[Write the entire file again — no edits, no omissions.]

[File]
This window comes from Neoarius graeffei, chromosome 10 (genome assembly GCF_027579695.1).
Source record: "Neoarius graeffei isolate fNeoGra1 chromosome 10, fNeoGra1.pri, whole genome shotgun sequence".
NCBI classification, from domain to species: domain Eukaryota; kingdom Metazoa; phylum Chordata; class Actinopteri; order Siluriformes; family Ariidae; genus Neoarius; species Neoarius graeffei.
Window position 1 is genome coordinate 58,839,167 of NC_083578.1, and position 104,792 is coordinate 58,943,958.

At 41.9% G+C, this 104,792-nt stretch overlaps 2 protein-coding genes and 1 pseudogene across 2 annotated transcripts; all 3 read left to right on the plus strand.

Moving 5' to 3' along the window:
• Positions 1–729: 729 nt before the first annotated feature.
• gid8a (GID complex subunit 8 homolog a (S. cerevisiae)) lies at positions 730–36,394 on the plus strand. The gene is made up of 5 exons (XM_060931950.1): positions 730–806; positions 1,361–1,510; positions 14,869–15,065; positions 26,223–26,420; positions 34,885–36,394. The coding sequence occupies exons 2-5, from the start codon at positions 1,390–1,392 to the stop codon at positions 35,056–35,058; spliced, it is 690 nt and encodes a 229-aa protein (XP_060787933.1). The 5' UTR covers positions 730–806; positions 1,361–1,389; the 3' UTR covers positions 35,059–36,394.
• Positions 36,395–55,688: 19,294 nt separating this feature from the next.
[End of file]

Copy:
This window comes from Neoarius graeffei, chromosome 10 (genome assembly GCF_027579695.1).
Source record: "Neoarius graeffei isolate fNeoGra1 chromosome 10, fNeoGra1.pri, whole genome shotgun sequence".
NCBI classification, from domain to species: domain Eukaryota; kingdom Metazoa; phylum Chordata; class Actinopteri; order Siluriformes; family Ariidae; genus Neoarius; species Neoarius graeffei.
Window position 1 is genome coordinate 58,839,167 of NC_083578.1, and position 104,792 is coordinate 58,943,958.

At 41.9% G+C, this 104,792-nt stretch overlaps 2 protein-coding genes and 1 pseudogene across 2 annotated transcripts; all 3 read left to right on the plus strand.

Moving 5' to 3' along the window:
• Positions 1–729: 729 nt before the first annotated feature.
• gid8a (GID complex subunit 8 homolog a (S. cerevisiae)) lies at positions 730–36,394 on the plus strand. The gene is made up of 5 exons (XM_060931950.1): positions 730–806; positions 1,361–1,510; positions 14,869–15,065; positions 26,223–26,420; positions 34,885–36,394. The coding sequence occupies exons 2-5, from the start codon at positions 1,390–1,392 to the stop codon at positions 35,056–35,058; spliced, it is 690 nt and encodes a 229-aa protein (XP_060787933.1). The 5' UTR covers positions 730–806; positions 1,361–1,389; the 3' UTR covers positions 35,059–36,394.
• Positions 36,395–55,688: 19,294 nt separating this feature from the next.